Degradation of dissolved organic matter in permeable sediments Lindsay Chipman, Markus Huettel, Katie Higgs, Matt Lasche - PowerPoint PPT Presentation

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Degradation of dissolved organic matter in permeable sediments Lindsay Chipman, Markus Huettel, Katie Higgs, Matt Lasche PowerPoint Presentation
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Degradation of dissolved organic matter in permeable sediments Lindsay Chipman, Markus Huettel, Katie Higgs, Matt Lasche

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Degradation of dissolved organic matter in permeable sediments Lindsay Chipman, Markus Huettel, Katie Higgs, Matt Lasche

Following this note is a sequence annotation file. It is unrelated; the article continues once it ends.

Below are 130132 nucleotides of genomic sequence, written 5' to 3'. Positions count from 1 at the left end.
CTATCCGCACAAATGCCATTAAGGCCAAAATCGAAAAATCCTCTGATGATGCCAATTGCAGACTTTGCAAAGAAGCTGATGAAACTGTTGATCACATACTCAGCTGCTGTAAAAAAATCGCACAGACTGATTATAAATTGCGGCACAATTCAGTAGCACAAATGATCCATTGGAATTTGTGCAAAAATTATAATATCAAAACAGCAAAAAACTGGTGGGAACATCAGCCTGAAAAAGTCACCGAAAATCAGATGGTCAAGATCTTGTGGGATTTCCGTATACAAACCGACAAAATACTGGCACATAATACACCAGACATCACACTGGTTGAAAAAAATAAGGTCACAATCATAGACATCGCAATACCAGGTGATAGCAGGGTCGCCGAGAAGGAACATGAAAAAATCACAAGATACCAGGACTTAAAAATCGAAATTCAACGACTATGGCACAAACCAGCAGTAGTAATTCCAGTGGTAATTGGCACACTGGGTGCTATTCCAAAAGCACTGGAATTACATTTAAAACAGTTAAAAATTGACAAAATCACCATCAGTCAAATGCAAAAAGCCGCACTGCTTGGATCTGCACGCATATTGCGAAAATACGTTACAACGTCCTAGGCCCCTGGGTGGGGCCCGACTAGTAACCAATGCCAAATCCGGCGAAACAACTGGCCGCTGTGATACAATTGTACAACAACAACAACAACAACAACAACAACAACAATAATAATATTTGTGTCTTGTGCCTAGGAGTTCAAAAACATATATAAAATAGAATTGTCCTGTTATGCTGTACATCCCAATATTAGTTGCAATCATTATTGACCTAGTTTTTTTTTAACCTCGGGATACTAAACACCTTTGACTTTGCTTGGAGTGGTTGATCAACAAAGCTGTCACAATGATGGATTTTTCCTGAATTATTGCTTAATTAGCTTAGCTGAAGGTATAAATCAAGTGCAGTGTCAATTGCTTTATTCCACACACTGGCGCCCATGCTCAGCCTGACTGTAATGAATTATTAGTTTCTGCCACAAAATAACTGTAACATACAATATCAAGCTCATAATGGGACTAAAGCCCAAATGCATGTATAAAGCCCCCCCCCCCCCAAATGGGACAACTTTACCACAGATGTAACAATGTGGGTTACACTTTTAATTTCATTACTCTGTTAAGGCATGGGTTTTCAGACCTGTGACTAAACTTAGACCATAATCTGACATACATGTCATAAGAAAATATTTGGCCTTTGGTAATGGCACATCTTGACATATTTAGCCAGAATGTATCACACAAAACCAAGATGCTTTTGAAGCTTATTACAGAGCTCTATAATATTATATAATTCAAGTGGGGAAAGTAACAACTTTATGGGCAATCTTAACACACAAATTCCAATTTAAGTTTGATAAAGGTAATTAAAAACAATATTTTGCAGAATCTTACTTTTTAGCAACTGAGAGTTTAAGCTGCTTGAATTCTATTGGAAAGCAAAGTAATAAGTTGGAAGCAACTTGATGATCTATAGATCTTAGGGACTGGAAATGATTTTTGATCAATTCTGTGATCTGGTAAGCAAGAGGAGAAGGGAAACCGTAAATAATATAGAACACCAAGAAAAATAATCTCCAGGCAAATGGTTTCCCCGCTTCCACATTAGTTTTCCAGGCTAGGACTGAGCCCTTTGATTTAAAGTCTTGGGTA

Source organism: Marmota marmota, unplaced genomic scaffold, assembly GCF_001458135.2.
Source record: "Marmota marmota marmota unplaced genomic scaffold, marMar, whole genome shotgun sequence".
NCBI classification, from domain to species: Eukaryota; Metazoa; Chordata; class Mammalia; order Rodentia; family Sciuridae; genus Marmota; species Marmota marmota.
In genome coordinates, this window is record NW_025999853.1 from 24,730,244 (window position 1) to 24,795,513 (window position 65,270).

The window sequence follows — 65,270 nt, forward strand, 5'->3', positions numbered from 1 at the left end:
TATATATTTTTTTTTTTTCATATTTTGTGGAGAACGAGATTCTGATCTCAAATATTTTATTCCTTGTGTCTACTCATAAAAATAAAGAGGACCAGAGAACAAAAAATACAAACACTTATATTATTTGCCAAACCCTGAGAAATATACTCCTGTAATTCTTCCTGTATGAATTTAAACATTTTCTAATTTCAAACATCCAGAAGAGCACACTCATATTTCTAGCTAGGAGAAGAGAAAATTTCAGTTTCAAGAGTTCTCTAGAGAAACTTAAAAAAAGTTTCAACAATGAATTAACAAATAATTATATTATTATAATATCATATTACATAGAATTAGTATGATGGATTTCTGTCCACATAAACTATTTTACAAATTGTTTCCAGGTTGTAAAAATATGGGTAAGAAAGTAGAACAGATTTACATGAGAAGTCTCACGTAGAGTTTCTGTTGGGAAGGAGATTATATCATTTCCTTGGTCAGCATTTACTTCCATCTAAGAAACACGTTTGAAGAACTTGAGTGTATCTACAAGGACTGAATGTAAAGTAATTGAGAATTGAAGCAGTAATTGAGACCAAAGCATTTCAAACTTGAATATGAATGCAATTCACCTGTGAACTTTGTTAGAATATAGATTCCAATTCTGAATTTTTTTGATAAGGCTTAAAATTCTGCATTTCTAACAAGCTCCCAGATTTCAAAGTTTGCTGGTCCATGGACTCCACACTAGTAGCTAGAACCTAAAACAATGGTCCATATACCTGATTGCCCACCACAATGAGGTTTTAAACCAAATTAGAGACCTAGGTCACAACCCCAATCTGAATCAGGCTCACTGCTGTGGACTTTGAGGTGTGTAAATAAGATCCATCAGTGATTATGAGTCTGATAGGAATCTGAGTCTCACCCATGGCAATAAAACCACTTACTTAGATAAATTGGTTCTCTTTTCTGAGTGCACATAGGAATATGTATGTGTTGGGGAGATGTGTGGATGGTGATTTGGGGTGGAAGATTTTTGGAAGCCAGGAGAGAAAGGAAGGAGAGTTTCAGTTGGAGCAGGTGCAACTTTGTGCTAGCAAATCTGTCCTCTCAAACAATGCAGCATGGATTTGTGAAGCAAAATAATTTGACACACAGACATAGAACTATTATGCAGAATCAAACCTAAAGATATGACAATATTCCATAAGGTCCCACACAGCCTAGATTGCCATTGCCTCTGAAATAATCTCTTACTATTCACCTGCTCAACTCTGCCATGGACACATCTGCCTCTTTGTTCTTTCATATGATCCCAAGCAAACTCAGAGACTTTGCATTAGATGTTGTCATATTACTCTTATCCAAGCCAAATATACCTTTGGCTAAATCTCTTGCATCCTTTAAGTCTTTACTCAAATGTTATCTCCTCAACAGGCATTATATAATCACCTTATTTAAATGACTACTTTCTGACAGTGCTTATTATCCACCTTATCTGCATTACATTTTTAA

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  1. Degradation of dissolved organic matter in permeable sedimentsLindsay Chipman, Markus Huettel, Katie Higgs, Matt Laschet ABSTRACT: Coastal seawater is characterized by high concentrations of dissolved organic matter (DOM) and is pumped by bottom currents through the upper layers of permeable sand sediments that cover large areas of the continental shelf. Within these sediments, DOM is exposed to enzymes of a large and diverse microbial community that colonize the sand grains. We tested the hypothesis that a fraction of the DOM is degraded while passing through the sediment. Through a combination of in-situ measurements in the Gulf of Mexico and laboratory column reactor experiments, we examined the role of filtration processes on DOM degradation. Our results show that filtration through permeable shelf sediments promotes the degradation of DOM. HYPOTHESIS: DOM is degraded as it flows through sediment by microbes that inhabit the sand grains. Lab Work Field Work SITES: Gulf and Bay sides of St. George Island, FL Apalachicola Bay Gulf of Mexico FLUME EXPERIMENT: Degradation of phytoplankton at the surface leads to transport of DOC into the sediment where water is forced into the bed TIME SERIES: Compares DOC concentrations of the water column and pore water in an exposed and a sheltered site COLUMN REACTOR EXPERIMENTS: DOC is degraded by the microbial community present in natural sediment. Degradation rates depend on pore water flow. DIC produced from degradation of DOC in water and in sediment . DOC concentrations in the water column at the bay and gulf sites DOC in pore water ADVECTION CHAMBER INCUBATIONS: To show the seasonal dynamics of the DOC fluxes, and to demonstrate their dependency on the environmental settings. DOC degradation in sterile and natural sediment Under nutrient-limited conditions, phytobenthos produced large quantities of DOM that caused positive DOM fluxes in late summer during the day. CONCLUSIONS: Our results show that filtration through permeable shelf sediments promotes the generation and degradation of dissolved organic matter and makes nearshore sands in the Gulf of Mexico a biocatalytic converter for DOM. Depending on the season, these sediments can act as sources or sinks of DOM. Acknowledgements: Dr. Thorsten Dittmar, Dr. David Thistle, Dr. Yang Wang, Dr. Yingfeng Xu, Dr. William Cooper, Cooper Lab, Dr. Kostka, Kostka Lab